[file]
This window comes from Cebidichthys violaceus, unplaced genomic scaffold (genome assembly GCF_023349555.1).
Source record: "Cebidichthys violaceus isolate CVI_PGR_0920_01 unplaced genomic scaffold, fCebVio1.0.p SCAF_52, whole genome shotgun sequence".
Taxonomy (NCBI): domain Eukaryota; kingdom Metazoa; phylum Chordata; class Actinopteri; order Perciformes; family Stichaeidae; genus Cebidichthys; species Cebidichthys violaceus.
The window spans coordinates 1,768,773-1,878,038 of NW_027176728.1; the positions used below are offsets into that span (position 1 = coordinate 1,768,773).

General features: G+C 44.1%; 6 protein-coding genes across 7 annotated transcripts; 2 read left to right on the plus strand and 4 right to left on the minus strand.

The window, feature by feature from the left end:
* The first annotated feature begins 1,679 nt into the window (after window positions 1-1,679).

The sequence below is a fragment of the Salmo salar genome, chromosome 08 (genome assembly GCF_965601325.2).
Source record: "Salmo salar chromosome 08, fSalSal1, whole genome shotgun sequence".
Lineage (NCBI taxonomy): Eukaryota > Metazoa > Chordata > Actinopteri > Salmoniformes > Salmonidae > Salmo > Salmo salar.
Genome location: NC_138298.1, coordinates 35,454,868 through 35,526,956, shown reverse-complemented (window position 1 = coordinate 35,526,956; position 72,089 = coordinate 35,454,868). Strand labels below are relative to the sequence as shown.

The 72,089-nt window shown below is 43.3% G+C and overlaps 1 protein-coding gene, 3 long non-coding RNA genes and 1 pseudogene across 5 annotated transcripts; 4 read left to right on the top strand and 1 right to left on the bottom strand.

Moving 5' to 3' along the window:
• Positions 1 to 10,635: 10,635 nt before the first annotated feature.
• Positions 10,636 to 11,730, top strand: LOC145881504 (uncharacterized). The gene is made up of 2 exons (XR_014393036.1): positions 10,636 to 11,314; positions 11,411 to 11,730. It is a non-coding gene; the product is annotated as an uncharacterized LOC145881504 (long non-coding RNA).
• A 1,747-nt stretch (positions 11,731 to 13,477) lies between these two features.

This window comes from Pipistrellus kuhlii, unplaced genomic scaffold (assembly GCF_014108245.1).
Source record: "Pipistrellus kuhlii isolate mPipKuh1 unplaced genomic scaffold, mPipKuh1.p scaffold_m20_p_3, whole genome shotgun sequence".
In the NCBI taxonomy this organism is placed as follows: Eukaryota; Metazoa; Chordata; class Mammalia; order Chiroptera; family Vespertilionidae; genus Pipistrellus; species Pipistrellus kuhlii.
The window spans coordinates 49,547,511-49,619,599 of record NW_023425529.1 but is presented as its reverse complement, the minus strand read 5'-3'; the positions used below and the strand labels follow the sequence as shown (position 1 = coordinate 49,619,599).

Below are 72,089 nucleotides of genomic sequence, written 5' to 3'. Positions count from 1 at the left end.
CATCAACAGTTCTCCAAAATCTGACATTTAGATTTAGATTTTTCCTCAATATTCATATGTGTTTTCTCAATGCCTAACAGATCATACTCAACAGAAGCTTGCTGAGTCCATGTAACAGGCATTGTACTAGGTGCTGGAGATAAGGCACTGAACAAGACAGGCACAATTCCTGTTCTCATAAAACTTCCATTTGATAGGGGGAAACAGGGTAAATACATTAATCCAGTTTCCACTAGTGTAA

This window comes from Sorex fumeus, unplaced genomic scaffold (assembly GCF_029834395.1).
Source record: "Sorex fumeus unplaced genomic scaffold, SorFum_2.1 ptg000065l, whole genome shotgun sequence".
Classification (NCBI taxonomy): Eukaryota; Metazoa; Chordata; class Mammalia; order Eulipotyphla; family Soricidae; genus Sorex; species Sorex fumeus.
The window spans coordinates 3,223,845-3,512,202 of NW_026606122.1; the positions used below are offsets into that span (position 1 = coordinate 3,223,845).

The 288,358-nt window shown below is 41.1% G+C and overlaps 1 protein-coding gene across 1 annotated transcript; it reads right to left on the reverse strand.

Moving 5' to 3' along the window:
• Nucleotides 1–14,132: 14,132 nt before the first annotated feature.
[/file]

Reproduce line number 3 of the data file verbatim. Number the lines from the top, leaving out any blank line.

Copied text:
Taxonomy (NCBI): domain Eukaryota; kingdom Metazoa; phylum Chordata; class Actinopteri; order Perciformes; family Stichaeidae; genus Cebidichthys; species Cebidichthys violaceus.